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Dominic Sandbrook, the Daily Mail & 1931

In Uncategorized on July 12, 2017 by kmflett

Dominic Sandbrook, the Daily Mail and 1931

I’m not a regular reader of the Daily Mail (in fact I rarely glance at it all, hopefully for obvious reasons). However when the cultural historian Dominic Sandbrook writes a piece I do look.

The Mail is no friend of Jeremy Corbyn and Sandbrook’s piece is predictably dismissive of the Labour leader (although it does express concern that he wont be friendly to Theresa May). By contrast Sandbrook thinks that May has the greatest sense of national political leadership of anyone since Baldwin. Unfortunately he notes ‘not even Mrs May’s greatest admirers (i.e. Sandbrook) would claim her past few months have been a triumph’.

Sandbrook’s solution is for there to be a 1931 style National Government, when the then Labour Prime Minister Ramsay Macdonald split the Party and joined with Tory leader Baldwin to push through an austerity agenda.

Sandbrook argues that the National Government meant Britain ‘emerged from the worst economic crisis of modern times in remarkably good times’. Hmmm.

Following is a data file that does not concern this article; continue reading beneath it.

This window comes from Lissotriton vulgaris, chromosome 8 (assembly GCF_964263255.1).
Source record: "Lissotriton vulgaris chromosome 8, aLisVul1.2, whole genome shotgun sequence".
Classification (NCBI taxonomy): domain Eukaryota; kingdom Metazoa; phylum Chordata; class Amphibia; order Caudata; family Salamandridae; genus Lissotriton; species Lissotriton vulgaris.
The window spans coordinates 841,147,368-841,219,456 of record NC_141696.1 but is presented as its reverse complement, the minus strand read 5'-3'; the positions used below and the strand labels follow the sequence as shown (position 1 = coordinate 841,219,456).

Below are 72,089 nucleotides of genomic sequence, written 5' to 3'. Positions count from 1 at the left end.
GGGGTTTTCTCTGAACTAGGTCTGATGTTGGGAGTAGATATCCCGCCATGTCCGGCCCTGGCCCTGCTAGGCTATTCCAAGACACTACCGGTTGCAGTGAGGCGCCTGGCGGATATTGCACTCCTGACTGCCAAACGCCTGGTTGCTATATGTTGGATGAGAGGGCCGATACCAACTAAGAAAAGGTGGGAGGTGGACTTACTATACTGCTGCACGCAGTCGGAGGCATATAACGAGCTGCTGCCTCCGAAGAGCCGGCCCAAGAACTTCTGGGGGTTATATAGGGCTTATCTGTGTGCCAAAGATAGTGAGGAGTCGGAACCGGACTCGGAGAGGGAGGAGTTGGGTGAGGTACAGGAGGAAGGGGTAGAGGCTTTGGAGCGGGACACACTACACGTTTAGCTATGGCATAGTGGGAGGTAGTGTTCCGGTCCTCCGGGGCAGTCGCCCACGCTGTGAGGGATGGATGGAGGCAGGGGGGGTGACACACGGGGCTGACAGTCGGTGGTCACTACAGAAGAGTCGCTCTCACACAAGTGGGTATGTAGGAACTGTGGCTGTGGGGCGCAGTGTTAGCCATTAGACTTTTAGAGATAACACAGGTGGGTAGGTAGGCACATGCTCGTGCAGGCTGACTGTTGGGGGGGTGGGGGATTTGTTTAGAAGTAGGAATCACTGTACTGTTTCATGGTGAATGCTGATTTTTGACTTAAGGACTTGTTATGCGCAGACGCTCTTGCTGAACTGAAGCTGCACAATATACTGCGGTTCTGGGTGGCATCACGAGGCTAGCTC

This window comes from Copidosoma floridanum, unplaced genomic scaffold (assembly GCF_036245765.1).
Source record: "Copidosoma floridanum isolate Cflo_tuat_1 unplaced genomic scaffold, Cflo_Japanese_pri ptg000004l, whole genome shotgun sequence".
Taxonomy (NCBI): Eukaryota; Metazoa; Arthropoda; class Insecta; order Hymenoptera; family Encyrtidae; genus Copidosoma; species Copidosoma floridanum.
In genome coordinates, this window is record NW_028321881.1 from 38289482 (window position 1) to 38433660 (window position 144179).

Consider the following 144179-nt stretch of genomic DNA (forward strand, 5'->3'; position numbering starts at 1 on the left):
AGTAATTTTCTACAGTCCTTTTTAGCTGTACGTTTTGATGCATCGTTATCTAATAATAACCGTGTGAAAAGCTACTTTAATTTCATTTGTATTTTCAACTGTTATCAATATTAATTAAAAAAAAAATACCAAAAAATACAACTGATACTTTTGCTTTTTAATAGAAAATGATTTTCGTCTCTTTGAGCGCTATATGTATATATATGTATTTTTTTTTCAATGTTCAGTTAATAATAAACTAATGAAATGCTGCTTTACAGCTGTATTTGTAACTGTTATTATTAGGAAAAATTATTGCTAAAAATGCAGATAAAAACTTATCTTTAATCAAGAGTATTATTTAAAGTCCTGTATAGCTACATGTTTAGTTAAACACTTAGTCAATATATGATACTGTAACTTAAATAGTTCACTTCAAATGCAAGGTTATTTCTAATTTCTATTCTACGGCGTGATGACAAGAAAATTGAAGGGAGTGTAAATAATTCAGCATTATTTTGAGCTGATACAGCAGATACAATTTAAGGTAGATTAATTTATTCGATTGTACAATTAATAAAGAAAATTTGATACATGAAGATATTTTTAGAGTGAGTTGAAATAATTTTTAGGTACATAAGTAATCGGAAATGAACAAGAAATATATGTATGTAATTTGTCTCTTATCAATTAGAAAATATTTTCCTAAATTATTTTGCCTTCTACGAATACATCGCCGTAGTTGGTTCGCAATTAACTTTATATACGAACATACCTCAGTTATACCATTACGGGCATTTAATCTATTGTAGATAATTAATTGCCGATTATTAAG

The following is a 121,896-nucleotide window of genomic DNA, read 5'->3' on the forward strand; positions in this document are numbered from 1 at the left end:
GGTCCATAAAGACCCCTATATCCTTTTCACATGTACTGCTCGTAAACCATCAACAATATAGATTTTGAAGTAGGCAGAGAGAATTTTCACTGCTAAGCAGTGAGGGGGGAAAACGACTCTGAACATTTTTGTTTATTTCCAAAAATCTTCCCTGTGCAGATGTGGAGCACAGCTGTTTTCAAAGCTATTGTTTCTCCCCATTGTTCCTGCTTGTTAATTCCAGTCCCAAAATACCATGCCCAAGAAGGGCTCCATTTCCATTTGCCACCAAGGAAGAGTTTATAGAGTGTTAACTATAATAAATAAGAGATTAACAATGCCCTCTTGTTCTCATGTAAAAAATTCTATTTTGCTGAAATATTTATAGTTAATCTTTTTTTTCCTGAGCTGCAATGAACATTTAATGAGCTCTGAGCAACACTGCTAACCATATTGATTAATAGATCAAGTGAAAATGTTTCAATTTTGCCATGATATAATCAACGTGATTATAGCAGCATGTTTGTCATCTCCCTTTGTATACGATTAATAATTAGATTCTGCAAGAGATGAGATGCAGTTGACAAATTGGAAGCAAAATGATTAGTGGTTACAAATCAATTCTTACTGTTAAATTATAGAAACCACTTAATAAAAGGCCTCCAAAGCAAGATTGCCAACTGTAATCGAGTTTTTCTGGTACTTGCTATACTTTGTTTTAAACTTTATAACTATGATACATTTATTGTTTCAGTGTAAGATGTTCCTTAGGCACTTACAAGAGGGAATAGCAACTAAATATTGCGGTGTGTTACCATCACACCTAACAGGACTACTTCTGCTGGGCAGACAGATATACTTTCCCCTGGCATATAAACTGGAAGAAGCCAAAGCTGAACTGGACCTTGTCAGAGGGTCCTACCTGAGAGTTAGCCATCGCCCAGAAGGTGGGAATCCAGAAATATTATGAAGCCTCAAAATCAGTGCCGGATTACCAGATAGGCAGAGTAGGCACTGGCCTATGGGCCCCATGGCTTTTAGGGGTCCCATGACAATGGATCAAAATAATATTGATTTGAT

Many would argue that what really sorted out the 1930s economic crisis was gearing up for the Second World War. The 1945 Labour Government faced an economy that was more or less bankrupt and required significant economic help from the US. Even so it founded the NHS, nationalised coal and rail and built much public housing.

The 1930s National Government did none of these things.

The result of 1931 was to split Labour and leave it as a rump in the 1935 Election, only recovering in 1945.

What Sandbrook’s history hints at, questionable as it is, is a Tory Plan B. May called an Election to increase her majority but instead lost it as Labour gained ground.

Jeremy Corbyn will clearly not be playing the role of Ramsay Macdonald and uniting with Ms May (or much more likely some other Tory leader) in a National Government to pursue austerity.

That doesn’t mean to say though that there might not be a few Labour MPs who wouldn’t find this attractive (a few only are required on the Parliamentary arithmetic). The issue is who their leader on the Labour side, the new Ramsay Macdonald, might be. Sandbrook has no suggestions.

Furthermore, if, as in 1931 a General Election was called to cement a new National Government in Office, is it likely, based on the results of June 8th that austerity candidates would carry the day?

Interesting times and to be fair to Sandbrook, an interesting historical speculation.

 

 

 

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